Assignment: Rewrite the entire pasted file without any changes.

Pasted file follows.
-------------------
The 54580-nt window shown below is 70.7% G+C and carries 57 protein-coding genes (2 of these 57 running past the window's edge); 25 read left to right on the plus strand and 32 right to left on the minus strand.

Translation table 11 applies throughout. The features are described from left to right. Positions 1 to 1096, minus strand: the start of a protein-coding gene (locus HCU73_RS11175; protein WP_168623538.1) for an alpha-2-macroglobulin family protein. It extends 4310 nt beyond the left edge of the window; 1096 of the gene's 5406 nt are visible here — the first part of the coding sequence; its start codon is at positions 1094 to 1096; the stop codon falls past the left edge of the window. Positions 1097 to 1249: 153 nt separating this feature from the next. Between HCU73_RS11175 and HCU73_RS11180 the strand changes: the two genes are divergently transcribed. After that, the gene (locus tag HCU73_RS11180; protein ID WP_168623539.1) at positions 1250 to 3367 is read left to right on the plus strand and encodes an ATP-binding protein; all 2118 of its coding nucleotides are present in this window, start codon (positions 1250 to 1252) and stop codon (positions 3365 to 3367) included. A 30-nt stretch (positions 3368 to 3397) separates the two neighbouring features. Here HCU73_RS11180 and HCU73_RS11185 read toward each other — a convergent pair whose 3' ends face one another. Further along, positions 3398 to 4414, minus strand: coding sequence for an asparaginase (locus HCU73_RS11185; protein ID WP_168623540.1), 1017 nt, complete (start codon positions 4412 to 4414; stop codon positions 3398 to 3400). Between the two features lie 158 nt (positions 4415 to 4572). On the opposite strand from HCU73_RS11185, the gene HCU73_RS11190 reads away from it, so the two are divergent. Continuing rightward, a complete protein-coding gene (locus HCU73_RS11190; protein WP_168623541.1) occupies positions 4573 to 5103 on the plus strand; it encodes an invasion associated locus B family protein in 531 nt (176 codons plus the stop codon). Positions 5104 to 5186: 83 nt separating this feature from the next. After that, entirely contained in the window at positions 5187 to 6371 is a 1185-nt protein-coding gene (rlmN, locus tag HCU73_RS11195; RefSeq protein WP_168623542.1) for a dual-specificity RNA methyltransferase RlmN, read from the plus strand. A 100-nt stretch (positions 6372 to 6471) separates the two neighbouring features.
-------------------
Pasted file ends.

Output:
The 54580-nt window shown below is 70.7% G+C and carries 57 protein-coding genes (2 of these 57 running past the window's edge); 25 read left to right on the plus strand and 32 right to left on the minus strand.

Translation table 11 applies throughout. The features are described from left to right. Positions 1 to 1096, minus strand: the start of a protein-coding gene (locus HCU73_RS11175; protein WP_168623538.1) for an alpha-2-macroglobulin family protein. It extends 4310 nt beyond the left edge of the window; 1096 of the gene's 5406 nt are visible here — the first part of the coding sequence; its start codon is at positions 1094 to 1096; the stop codon falls past the left edge of the window. Positions 1097 to 1249: 153 nt separating this feature from the next. Between HCU73_RS11175 and HCU73_RS11180 the strand changes: the two genes are divergently transcribed. After that, the gene (locus tag HCU73_RS11180; protein ID WP_168623539.1) at positions 1250 to 3367 is read left to right on the plus strand and encodes an ATP-binding protein; all 2118 of its coding nucleotides are present in this window, start codon (positions 1250 to 1252) and stop codon (positions 3365 to 3367) included. A 30-nt stretch (positions 3368 to 3397) separates the two neighbouring features. Here HCU73_RS11180 and HCU73_RS11185 read toward each other — a convergent pair whose 3' ends face one another. Further along, positions 3398 to 4414, minus strand: coding sequence for an asparaginase (locus HCU73_RS11185; protein ID WP_168623540.1), 1017 nt, complete (start codon positions 4412 to 4414; stop codon positions 3398 to 3400). Between the two features lie 158 nt (positions 4415 to 4572). On the opposite strand from HCU73_RS11185, the gene HCU73_RS11190 reads away from it, so the two are divergent. Continuing rightward, a complete protein-coding gene (locus HCU73_RS11190; protein WP_168623541.1) occupies positions 4573 to 5103 on the plus strand; it encodes an invasion associated locus B family protein in 531 nt (176 codons plus the stop codon). Positions 5104 to 5186: 83 nt separating this feature from the next. After that, entirely contained in the window at positions 5187 to 6371 is a 1185-nt protein-coding gene (rlmN, locus tag HCU73_RS11195; RefSeq protein WP_168623542.1) for a dual-specificity RNA methyltransferase RlmN, read from the plus strand. A 100-nt stretch (positions 6372 to 6471) separates the two neighbouring features.